UK mobile operator EE has begun trying out a 400 Mbit/s service over its 4G network at Wembley Stadium in northwest London and it expects to begin trialing LTE-Broadcast technology at the famous venue by June.
The operator says the 400 Mbit/s technology could be introduced at mobile data hotspots around the UK as soon as next year. It is also planning a commercial launch of its 150 Mbit/s "4G+" service at Wembley Stadium late next month.
The 4G+ service works by combining 20MHz in each of the 1800MHz and 2.6GHz ranges -- a process known as carrier aggregation -- and was launched commercially in central London in October.
EE , which has teamed up with US chipmaker Qualcomm Inc. (Nasdaq: QCOM) and China's Huawei Technologies Co. Ltd. on the latest trials, says the 400 Mbit/s technology builds on this carrier-aggregation technique by adding another 15MHz channel in the 2.6GHz band.
Currently the target of a £12.5 billion ($19.3 billion) takeover bid by UK fixed-line incumbent BT Group plc (NYSE: BT; London: BTA), EE occupies a privileged position in the country's mobile market, controlling significantly more 4G spectrum than any of its network rivals, and it is eager to turn this to its commercial advantage. (See BT Locks Down £12.5B EE Takeover Deal.)
Table 1: Spectrum Holdings of UK Operators
|800MHz||900MHz||1800MHz||2100MHz||2100MHz unpaired||2.6GHz||2.6GHz unpaired|
|Source: European Communications Office, Ofcom, companies|
Forthcoming auctions of 2.3GHz and 3.4GHz spectrum might give EE's rivals an opportunity to redress the spectrum balance, but the 4G ecosystem in these bands remains relatively undeveloped, insists an EE spokesperson.
Although real-life connection speeds are bound to be much lower than the headline figures EE cites, the availability of 4G+ and, ultimately, 400 Mbit/s services in busy areas should allow a large number of customers to enjoy high-speed data services at the same time.
Outside London, other areas where the 400 Mbit/s technology might eventually be introduced include Broad Street in Birmingham and parts of the Portsmouth University campus, according to EE's spokesperson.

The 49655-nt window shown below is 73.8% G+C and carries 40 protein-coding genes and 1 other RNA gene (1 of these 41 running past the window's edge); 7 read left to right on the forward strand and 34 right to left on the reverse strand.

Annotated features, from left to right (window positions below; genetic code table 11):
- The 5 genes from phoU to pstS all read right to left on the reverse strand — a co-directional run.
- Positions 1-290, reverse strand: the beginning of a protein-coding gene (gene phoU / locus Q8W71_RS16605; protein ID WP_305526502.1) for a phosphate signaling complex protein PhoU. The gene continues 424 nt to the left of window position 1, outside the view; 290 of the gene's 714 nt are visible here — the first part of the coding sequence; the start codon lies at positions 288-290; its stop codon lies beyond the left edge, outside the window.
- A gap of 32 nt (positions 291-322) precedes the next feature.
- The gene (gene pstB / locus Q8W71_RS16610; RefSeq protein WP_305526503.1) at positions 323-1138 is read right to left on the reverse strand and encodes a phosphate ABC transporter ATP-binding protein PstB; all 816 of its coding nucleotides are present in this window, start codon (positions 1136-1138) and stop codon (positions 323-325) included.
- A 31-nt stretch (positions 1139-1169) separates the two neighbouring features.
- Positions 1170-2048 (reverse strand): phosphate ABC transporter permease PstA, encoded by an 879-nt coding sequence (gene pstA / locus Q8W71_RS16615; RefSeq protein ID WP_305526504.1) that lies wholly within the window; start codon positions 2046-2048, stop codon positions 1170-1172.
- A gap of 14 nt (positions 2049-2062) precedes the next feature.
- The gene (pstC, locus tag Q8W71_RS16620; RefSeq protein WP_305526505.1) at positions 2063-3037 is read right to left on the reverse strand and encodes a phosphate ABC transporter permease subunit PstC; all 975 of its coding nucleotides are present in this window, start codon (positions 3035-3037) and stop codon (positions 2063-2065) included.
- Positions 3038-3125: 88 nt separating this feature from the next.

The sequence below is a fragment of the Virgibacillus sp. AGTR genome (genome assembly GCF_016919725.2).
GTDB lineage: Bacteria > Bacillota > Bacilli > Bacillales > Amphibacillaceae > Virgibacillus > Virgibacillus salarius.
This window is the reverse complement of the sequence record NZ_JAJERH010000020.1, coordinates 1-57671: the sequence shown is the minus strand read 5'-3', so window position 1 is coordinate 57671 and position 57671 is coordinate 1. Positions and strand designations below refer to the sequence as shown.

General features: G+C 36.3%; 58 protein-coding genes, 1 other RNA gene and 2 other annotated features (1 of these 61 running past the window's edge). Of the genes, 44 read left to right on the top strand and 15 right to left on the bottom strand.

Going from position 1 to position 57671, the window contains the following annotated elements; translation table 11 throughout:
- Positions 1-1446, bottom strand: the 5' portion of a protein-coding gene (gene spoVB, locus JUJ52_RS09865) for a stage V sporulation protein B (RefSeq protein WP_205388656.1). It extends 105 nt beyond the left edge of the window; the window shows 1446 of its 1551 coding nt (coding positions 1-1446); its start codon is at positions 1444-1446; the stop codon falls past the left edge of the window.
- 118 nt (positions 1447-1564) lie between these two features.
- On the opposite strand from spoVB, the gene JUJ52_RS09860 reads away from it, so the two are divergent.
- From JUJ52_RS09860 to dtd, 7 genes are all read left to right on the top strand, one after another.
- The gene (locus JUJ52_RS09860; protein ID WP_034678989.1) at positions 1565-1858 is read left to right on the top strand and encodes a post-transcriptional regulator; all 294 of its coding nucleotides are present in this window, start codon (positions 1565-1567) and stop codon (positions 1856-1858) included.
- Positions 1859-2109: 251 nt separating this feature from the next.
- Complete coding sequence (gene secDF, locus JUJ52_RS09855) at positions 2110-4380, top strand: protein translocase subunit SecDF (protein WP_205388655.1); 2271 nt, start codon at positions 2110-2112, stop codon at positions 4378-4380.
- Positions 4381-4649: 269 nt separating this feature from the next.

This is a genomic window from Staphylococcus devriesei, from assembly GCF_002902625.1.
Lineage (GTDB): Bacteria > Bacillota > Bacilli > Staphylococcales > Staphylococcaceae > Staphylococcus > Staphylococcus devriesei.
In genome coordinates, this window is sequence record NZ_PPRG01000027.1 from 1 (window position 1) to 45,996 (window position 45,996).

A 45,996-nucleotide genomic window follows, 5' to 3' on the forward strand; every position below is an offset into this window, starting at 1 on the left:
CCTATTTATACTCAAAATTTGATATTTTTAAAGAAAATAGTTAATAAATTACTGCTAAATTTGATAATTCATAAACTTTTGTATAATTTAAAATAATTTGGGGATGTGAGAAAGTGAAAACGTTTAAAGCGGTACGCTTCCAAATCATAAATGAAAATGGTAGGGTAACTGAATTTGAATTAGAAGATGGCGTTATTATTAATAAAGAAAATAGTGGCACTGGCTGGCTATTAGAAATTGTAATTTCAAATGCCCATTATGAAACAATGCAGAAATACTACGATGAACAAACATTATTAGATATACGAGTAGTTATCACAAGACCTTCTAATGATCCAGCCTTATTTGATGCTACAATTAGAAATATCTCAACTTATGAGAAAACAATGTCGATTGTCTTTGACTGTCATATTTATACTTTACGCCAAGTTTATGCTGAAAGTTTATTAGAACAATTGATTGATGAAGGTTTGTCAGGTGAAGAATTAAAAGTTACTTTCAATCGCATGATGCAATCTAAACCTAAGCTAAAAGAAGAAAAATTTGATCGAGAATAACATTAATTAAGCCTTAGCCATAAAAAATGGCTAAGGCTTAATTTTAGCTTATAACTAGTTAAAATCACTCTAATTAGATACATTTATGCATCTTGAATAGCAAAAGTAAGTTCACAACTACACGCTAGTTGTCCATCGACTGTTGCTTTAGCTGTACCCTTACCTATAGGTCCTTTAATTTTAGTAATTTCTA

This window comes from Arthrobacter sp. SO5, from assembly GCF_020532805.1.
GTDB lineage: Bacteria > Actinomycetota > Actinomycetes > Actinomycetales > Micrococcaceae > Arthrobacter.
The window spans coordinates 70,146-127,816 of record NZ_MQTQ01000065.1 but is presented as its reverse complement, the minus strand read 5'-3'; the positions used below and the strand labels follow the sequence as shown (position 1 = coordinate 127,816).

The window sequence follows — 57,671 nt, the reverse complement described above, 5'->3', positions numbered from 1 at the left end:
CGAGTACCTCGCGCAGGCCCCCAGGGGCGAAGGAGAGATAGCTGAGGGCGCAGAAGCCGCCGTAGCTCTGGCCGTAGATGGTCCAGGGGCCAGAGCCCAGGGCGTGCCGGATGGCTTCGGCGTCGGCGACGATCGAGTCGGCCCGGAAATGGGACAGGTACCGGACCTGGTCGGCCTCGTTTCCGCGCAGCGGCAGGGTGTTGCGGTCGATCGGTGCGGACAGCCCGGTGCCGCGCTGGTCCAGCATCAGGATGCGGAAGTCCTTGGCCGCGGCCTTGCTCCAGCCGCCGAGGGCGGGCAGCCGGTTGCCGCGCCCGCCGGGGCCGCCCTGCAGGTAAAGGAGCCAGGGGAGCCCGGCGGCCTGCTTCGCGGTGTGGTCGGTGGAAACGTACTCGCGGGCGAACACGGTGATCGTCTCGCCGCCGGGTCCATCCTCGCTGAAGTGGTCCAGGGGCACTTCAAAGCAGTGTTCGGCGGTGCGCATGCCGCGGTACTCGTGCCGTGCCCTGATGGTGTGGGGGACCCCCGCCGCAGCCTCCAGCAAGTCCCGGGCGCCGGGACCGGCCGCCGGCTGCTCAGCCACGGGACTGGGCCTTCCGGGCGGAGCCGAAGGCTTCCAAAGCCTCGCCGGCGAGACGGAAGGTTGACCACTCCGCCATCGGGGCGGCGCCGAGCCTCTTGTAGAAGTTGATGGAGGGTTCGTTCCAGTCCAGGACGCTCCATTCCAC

Demonstrating the 400 Mbit/s technology to Light Reading on a drizzly afternoon at Wembley Stadium, EE representatives acknowledged that one of the main barriers to a commercial rollout was the lack of so-called "Cat 9" devices that can support the headline speeds.
Smartphones incorporating Cat 9 are not expected to become widely available before the end of 2016, according to analyst firm ABI Research. (See ABI Predicts Cat 9/10 LTE Handset Shipments.)
An end to "bufferface"?
Under a six-year partnership deal signed in February last year, EE is rolling out a number of advanced mobile technologies at Wembley Stadium and regards the venue as an important testing ground for new products and services, along with the Tech City district of east London and the sparsely populated county of Cumbria in northwest England.
Another 4G technology that has grabbed EE's interest is LTE-Broadcast -- also known as evolved Multimedia Broadcast Multicast Service (eMBMS) -- and EE confirmed to Light Reading that it will conduct trials of eMBMS at Wembley Stadium in the first half of this year.
The operator carried out eMBMS tests in Glasgow during last summer's Commonwealth Games and believes the technology has a key role to play in supporting the use of video services by 4G customers. (See EE to Trial 4G Broadcast in Scotland.)
Providing video content to customers could be done far more efficiently with broadcasting technology than using 4G unicast streaming, which tends to gobble up capacity and disrupt services in busy cells. That could make eMBMS especially useful at major venues used for concerts and sports events.
Although previous mobile broadcasting technologies have vanished without a trace, the prospects for eMBMS look much brighter.
For one thing, it can be integrated with the existing 4G network and does not require dedicated spectrum, according to Peter Carson, a senior director of marketing with Qualcomm, which is collaborating with EE on carrier aggregation and eMBMS.
It also works in a more dynamic fashion than its doomed predecessors, which would send broadcast signals even if customers were not watching the content.
As with higher-speed 4G services, one of the main issues right now is a lack of eMBMS handsets, but a growing number of operators globally appear to be getting behind the technology.
According to the Global mobile Suppliers Association, at least 19 mobile operators around the world were studying, trialing or deploying LTE-Broadcast technology in October last year.
— Iain Morris, , News Editor, Light Reading